Perth Water was such a brilliant location, with the airstrip located on Langley Park, and Perth city as a backdrop. We used to position ourselves adjacent to the runway threshold, and once the Fremantle Doctor was in keenly observe the crosswind landings with some mechanical turbulence thrown in for good measure. I presume prop clearance considerations had landings tending towards three pointers, yet for all the precision displayed in the air some pilots were a bit ungainly getting established on terra firma.

 

The logistics and expense of running these shows at multiple locations in the world would have been substantial, and as in Perth most of the spectators had the chance to observe proceeding without a charge.

 

After the initial success of the Red Bull Races they did not return to Perth, and with the fatal accident at the Australia Day Fireworks sadly we have probably seen the last of flying displays in front of a massed audience at Perth Water, diminishing the opportunity to showcase our industry, or something we are keenly passionate about.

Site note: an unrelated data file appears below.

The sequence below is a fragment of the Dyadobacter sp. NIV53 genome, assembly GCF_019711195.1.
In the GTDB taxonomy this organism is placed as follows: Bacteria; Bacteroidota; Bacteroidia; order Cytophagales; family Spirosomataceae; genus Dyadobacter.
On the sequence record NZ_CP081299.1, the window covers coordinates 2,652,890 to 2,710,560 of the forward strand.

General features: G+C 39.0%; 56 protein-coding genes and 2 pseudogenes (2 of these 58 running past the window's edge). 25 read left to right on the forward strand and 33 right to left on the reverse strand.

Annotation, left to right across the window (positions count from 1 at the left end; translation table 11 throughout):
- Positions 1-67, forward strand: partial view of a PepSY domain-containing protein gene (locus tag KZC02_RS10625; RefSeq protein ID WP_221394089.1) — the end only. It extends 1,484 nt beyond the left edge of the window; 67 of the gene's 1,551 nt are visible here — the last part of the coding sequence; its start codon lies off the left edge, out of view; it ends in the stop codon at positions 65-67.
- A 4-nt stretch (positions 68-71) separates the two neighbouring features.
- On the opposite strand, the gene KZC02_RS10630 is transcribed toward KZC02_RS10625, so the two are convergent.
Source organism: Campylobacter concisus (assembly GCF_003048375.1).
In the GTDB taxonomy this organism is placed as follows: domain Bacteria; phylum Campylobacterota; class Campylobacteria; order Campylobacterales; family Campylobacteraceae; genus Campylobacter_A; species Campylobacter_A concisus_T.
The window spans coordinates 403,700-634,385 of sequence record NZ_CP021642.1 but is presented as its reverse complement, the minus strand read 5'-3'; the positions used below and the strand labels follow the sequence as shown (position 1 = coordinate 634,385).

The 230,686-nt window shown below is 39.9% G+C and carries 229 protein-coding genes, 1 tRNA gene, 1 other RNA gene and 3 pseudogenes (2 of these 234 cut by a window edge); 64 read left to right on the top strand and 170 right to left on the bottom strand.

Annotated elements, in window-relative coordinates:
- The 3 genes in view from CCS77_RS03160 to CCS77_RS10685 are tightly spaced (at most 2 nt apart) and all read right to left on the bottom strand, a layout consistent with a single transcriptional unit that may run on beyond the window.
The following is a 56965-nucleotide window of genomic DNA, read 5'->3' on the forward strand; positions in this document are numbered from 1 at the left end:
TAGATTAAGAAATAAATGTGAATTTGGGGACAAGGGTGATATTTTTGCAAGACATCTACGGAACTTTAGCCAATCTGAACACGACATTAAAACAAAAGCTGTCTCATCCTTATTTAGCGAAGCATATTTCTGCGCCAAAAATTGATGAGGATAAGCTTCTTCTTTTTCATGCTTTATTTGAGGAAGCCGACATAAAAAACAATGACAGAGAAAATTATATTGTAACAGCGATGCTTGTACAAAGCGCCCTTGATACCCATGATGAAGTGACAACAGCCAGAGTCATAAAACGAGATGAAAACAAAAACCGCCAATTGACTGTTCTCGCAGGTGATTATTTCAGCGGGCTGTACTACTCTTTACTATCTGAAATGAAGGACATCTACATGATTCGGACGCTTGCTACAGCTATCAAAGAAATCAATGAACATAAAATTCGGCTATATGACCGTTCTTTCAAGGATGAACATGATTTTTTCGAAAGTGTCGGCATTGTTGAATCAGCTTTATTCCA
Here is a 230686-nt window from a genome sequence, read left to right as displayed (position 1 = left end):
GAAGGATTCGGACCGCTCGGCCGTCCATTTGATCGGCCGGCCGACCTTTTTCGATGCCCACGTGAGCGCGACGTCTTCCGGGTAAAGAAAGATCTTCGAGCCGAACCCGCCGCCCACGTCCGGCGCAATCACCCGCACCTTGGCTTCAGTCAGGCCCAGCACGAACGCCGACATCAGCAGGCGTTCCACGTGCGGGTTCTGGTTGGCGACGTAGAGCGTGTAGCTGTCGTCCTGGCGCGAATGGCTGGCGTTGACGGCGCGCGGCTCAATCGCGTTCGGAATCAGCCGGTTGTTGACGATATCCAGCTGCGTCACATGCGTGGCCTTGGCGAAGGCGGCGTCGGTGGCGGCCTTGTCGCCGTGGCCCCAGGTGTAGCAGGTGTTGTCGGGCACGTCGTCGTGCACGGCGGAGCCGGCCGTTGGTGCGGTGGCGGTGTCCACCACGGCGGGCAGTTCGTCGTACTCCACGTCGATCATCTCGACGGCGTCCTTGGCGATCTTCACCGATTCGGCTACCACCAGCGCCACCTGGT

For all the fun I have had in a Airtourer 100 I suffer no illusions about the vast chasm in performance between our respective steads, but I have experienced enough to really appreciate the demonstration of considerable skill, mostly done at about zot feet, as opposed to my 3000 feet insurance policy!

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Posted (edited)

It will always be difficult for "fringe sports" to get coverage. Campdrafting, arguably Australia's only indigenous sport, rarely rates a mention on the media, while imports like Cutting Horses are heavily plugged.

My local RSL has multiple screens feeding constant footy and horse racing to jaded gamblers, but refused the request by this long-time member to switch one set over to Superbikes racing for one hour each month.

Edited by Guest
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I'm afraid that the simple fact is, flying is a minority activity that the majority of the population don't identify with. The only time they go near an aicraft is when they go on holiday and that's an extremely sanitised experience designed to prevent passengers becoming 'terrified' as it 'plummets from the sky', as any journalist will tell you.

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Well said. We are a minority of a minority who only get noticed when we come to grief. One of the reasons we should always work together, because no one else really cares a fig.. Nev

Edited by Guest
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Posted (edited)

The Avalon Airshow drew 175,000 people in Year 1, and the last figure was 210,000 for 2017